Last week saw the 7th quarterly meeting of Kaleidic Economics, and the theme was uncertainty. The report is available here. In it, we argue that attempts to measure uncertainty have insurmountable methodological flaws, but that doesn’t mean the Austrian school cannot contribute to a contemporary and progressive research agenda. In particular, we pose several questions relating to how "regime uncertainty" can be operationalised:
- To what extent is regime uncertainty an extreme form of policy uncertainty? At what point do policy changes threaten the “regime”?
- In terms of tax reform people tend to like changes provided they are anticipated. Very few people want the tax code to stay the way it is. Therefore stability is less important than predictability. Therefore can policy changes reduce uncertainty, provided they’re communicated clearly and help form expectations?3
- Regime uncertainty is typically applied to the US economy during the Great Depression, and the “Great Recession”. It’s also been applied to the UK economy. On the surface, one would expect it to be especially pronounced during coups and other radical constitutional changes. It would be interesting to see cross country comparisons and detailed case studies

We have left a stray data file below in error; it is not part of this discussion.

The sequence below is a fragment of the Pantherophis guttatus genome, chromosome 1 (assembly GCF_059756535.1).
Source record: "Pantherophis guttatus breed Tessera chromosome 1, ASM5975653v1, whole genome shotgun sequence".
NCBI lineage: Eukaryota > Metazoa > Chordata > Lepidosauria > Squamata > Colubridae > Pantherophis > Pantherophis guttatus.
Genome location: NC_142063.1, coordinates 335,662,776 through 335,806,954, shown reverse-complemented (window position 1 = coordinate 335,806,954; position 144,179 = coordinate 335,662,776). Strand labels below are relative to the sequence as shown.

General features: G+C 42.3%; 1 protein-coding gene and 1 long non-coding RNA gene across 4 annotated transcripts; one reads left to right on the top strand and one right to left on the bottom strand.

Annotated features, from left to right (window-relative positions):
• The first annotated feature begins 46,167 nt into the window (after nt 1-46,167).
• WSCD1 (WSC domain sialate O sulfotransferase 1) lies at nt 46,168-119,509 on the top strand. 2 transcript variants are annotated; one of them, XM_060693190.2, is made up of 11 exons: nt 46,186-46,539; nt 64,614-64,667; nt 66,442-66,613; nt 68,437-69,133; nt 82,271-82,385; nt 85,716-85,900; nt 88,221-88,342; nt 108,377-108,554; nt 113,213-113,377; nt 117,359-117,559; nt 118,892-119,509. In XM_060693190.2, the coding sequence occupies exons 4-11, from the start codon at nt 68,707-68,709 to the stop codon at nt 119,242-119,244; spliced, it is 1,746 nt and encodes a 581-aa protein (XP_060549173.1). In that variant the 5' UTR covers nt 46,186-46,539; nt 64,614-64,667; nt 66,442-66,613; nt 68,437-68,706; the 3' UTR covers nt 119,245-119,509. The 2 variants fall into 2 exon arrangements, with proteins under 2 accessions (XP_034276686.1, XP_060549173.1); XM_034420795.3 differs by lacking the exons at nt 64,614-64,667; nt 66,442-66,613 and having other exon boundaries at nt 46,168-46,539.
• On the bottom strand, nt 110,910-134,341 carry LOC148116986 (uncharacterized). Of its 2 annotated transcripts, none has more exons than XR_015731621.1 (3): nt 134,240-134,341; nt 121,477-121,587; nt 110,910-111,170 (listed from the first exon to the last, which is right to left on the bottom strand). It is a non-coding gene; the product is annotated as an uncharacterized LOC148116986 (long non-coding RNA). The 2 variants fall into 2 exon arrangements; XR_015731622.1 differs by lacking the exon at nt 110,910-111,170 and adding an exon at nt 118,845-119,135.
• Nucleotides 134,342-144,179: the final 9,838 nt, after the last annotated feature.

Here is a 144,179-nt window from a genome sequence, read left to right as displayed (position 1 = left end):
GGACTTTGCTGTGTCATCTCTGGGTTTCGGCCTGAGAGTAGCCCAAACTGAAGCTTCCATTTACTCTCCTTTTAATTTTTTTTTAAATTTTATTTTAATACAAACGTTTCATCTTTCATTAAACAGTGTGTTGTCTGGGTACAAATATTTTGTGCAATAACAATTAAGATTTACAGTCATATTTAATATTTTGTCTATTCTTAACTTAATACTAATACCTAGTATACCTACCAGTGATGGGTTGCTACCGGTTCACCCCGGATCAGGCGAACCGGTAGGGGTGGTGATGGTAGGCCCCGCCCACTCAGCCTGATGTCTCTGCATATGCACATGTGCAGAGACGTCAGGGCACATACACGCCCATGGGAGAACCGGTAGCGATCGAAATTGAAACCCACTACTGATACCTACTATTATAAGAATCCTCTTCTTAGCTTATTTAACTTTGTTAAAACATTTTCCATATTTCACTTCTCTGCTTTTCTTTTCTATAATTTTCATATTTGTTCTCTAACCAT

- The basic idea is that a stable investment climate is important in generating confidence. But what if the present investment climate is inhospitable? To what extent can regime uncertainty lead to good economic outcomes?
- Is it the uncertainty that’s the problem, or the prospect of worse economic policies? In crude terms can we compare regime uncertainty with regime shittiness?
- Uncertainty doesn’t disappear when times are good, so what can we learn about the issue by comparing recessions with times of economic growth?
Does regime uncertainty mean that investors hold off on investment (this is argued by Bernanke 1983), or alter the types of investment they make?
We also draw attention to measures of private investment, which we've updated:
Addendum: In the comments section Nicolas makes an important point about measuring regime uncertainty. It reminded me that I had intended to discuss this post by Lars Christensen in the report. Lars says,
My favourite source for a numerical measure of these uncertainties is the conservative Heritage Foundation’s Economic Freedom Index. We can use the sub-index for “Rule of Law” in the Economic Freedom Index as a proxy for “regime uncertainty”.
I think this makes a lot of sense, but I find it interesting to note that (i) this measure is only calculated on an annual basis; (ii) only exists from 1995; and (iii) "property rights" is on a 20 point scale so it doesn't change much. So I'm not sure how much help it is at assigning a causal role to regime uncertainty during recessions. For example, here's the "regime uncertainty" for the US since 2004: